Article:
I folded the cloth then wrapped it on a pole for the resist. It was then dyed in indigo. The folding I did after taking a workshop in shadow folds with Chris Palmer at Slow Fiber Studios in Berkeley. I used silk handkerchiefs from Dharma Trading Co.


I wove the background with a deflected double weave recipe some of my weaving friends were doing. It’s from the book, Double Weave with a Twist. The square you may remember from a Chines boutique. I love the stitching, so this is a way for me to get to enjoy it rather than have it stuck in a drawer or under a mug.


This shows the stitched piece. There are layers of cloth. Ms. He Haiyan, in her boutiques in Beijing and Shanghai, uses scraps for lots of lovely projects and keeps her sewers busy. You may remember the post, “More Ideas for Projects” November 15, 2020.


1. I did the shibori
2. I dyed the background black walnuts
3. Close up of bag on previous scroll. I love it. The squares are the skins of cocoons from tent worms or something similar from Japan. I also have an obi made of them. And a collection of them framed.
4. I dyed the scarf. The purple is an old piece. The dye precious.


Both are felt pieces I made on cloths with heavy indigo coating (I think).

This is another felt piece on the indigo background. By mistake I ironed on the fusible lining on the front side late last night. I quick went to th internet for how to get it off. Steam and a press cloth. I was desperate. It didn’t come off but I decided it was interesting with the press cloth wrinkled up when I pulled it off. Thank goodness I was using a scrap of the interfacing so some of the original pattern of the indigo coated cloth was still visible. Whew!! If I had more cloth I might try it again. Or on something else. How ideas are born I guess.


A “Find” in a Junk Shop in SE India: Angavasthram

On the wall at The Bangala Hotel (A Traditional Chettinad Home), Tamil Nadu State, Southern India

A year ago I went with my tech guy on a photography tour to SE India—an area called Tamil Nadu. Up until then I had only used point-and-shoot cameras on my travels. I had a lot to learn; it was for serious photographers. I was the only textile person; however, we did visit a silk weaving business that had jacquard looms weaving silk saris. I bought a simple one that is wonderfully iridescent.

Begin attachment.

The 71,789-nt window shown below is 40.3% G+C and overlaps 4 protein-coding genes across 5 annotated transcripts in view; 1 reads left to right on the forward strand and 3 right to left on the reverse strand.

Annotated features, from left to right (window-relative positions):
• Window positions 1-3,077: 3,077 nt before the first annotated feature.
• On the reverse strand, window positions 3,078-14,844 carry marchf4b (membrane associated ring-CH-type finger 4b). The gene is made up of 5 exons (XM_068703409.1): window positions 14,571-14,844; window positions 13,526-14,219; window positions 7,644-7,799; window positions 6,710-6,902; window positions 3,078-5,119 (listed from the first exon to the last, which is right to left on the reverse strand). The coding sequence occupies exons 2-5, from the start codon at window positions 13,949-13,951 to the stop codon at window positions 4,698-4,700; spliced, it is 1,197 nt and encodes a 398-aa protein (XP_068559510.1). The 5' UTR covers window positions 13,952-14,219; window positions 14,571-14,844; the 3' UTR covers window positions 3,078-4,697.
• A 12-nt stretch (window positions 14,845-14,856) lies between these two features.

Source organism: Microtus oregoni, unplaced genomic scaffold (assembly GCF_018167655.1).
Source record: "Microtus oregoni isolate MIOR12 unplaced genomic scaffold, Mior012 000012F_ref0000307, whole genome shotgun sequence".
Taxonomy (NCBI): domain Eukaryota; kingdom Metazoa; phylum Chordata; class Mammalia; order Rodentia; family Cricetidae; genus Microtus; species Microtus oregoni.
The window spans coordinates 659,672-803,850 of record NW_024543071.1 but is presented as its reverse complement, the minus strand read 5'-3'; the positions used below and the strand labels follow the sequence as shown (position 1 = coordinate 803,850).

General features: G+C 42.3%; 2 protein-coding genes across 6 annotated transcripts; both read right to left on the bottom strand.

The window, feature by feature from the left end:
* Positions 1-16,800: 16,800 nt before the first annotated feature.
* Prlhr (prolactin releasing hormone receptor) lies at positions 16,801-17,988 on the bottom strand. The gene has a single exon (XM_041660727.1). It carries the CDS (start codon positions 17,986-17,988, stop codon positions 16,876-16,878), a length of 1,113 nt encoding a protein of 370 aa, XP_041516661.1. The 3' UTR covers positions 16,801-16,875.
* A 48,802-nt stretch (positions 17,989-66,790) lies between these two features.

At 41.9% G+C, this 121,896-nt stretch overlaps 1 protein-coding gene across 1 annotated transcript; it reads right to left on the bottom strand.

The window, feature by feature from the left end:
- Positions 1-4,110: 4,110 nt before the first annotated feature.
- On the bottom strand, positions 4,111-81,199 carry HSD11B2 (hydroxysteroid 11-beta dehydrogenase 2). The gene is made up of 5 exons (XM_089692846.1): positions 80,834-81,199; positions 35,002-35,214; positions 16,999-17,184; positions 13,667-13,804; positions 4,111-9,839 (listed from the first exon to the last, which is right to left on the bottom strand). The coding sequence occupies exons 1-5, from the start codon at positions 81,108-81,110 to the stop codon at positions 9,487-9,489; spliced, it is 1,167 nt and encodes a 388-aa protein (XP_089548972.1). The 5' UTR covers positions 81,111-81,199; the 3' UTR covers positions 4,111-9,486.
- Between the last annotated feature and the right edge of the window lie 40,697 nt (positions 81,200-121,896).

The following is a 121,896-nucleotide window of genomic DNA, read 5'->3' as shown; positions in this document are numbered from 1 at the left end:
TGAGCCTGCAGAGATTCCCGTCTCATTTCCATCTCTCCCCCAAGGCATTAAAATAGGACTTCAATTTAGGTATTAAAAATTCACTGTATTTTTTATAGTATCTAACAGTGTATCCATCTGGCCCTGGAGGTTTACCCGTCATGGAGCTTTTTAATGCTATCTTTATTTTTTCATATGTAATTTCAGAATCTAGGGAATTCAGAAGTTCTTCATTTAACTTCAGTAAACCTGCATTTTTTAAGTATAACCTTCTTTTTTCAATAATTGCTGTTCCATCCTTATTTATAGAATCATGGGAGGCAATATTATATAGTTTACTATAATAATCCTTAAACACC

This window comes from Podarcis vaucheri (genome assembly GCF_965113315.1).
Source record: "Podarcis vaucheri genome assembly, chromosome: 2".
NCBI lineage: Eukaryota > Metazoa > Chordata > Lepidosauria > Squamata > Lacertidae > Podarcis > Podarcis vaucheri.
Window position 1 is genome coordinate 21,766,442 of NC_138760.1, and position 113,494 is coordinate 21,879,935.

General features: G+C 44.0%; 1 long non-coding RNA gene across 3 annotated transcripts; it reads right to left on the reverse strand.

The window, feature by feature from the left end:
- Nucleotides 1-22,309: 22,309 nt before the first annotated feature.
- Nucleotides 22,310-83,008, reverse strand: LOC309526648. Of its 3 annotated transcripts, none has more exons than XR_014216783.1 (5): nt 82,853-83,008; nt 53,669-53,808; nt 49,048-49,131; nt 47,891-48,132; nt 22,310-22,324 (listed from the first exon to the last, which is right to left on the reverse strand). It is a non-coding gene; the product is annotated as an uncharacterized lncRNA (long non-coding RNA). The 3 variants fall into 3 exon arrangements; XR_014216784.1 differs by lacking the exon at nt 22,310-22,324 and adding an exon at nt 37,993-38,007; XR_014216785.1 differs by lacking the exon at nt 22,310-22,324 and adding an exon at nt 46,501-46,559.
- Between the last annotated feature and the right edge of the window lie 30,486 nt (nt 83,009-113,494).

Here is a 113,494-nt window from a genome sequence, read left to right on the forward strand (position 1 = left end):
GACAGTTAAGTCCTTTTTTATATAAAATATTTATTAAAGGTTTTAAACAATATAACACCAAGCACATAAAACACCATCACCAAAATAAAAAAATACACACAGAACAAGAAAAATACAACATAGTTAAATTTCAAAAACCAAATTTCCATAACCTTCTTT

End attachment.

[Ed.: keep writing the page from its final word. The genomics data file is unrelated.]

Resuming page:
One day we had free time and Bob and I hired a “took-took” to take us to a village to look in the antique shops—more like junk shops—so they were interesting. In a cabinet with a glass door, I saw what looked to me like a bunch of decorative tapes or ribbons. There was a lot of gold patterning on these very long things. I asked to see them and thought they would be great for my scrolls that I was going to make when I got home. There was a large, framed photograph showing how they used to be worn which interested me mildly. Bob did the bargaining, and I came home with 7 different ones.
When we got to the hotel, a woman told me that they were called angavasthram. I wrote down the word and that was it.
The owner of the little weaving factory knew more and said that they were special, and I could not cut them up. That was that.
At the hotel outside our room were a few old photographs of men wearing the angavasthram! We took pictures of the photos in their frames, so they aren’t very clear but enough to see how important men wore them. I haven’t found much on the internet, except that it seems that this was unique to this area of India and worn by Brahmin.